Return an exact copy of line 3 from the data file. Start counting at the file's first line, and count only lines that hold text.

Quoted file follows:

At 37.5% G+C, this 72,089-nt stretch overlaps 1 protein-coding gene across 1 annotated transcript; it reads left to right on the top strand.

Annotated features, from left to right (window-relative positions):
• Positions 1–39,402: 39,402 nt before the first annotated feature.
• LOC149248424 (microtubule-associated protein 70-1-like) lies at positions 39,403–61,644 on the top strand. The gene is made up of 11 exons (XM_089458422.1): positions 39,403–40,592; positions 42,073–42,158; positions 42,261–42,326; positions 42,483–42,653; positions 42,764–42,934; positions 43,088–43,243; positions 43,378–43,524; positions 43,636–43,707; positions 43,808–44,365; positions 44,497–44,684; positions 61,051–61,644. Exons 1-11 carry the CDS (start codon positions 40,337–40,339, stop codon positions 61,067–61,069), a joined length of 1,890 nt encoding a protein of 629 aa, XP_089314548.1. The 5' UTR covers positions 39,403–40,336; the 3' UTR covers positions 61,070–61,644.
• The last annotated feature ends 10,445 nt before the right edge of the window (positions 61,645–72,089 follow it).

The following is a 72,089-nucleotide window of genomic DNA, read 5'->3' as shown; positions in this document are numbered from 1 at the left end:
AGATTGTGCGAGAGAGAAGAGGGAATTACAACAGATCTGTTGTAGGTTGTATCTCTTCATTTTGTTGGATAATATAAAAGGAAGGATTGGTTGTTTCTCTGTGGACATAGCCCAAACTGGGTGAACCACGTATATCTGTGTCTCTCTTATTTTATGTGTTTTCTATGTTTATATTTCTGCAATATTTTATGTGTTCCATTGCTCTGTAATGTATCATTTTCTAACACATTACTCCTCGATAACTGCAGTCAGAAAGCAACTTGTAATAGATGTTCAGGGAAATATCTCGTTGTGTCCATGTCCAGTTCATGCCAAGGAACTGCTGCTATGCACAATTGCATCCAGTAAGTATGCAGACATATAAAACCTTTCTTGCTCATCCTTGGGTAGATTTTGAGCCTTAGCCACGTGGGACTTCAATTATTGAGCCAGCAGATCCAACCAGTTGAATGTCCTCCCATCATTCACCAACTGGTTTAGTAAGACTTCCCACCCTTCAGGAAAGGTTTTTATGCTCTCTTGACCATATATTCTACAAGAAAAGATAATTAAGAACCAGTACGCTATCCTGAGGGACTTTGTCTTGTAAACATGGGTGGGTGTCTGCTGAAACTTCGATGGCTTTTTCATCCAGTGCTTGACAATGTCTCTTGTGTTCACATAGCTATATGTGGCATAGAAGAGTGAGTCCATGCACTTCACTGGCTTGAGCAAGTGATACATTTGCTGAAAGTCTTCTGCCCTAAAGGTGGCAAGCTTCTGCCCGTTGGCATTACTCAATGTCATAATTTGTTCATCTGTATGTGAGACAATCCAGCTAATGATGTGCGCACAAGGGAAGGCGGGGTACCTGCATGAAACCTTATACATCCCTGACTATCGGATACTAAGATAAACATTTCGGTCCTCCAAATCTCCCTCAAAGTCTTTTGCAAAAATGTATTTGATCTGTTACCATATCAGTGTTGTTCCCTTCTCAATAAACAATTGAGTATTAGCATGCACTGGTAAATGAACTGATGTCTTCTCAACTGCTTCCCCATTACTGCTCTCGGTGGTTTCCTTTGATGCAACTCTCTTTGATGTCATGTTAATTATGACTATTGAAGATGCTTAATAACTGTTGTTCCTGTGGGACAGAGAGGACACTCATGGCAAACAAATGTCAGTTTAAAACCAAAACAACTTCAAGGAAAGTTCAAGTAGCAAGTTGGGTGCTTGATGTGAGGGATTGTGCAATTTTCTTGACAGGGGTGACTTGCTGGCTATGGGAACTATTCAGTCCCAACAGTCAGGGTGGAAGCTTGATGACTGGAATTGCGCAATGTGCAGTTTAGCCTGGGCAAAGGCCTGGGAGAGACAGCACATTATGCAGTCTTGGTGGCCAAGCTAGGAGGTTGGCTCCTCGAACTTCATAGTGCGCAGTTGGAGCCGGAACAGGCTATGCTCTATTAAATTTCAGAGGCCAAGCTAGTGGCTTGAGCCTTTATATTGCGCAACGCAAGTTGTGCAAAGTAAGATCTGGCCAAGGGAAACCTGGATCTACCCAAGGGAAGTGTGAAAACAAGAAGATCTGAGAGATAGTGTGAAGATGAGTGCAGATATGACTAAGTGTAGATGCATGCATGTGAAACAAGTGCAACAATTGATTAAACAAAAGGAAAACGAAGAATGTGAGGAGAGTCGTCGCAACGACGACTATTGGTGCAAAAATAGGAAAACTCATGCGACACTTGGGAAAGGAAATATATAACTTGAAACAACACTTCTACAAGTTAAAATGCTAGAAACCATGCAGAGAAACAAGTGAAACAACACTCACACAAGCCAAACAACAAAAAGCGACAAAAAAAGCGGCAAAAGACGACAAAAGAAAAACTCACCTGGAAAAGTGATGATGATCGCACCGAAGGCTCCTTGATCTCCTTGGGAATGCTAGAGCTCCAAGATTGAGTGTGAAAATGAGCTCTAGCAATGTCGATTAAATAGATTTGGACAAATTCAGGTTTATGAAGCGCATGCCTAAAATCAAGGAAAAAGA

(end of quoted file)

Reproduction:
• Positions 1–39,402: 39,402 nt before the first annotated feature.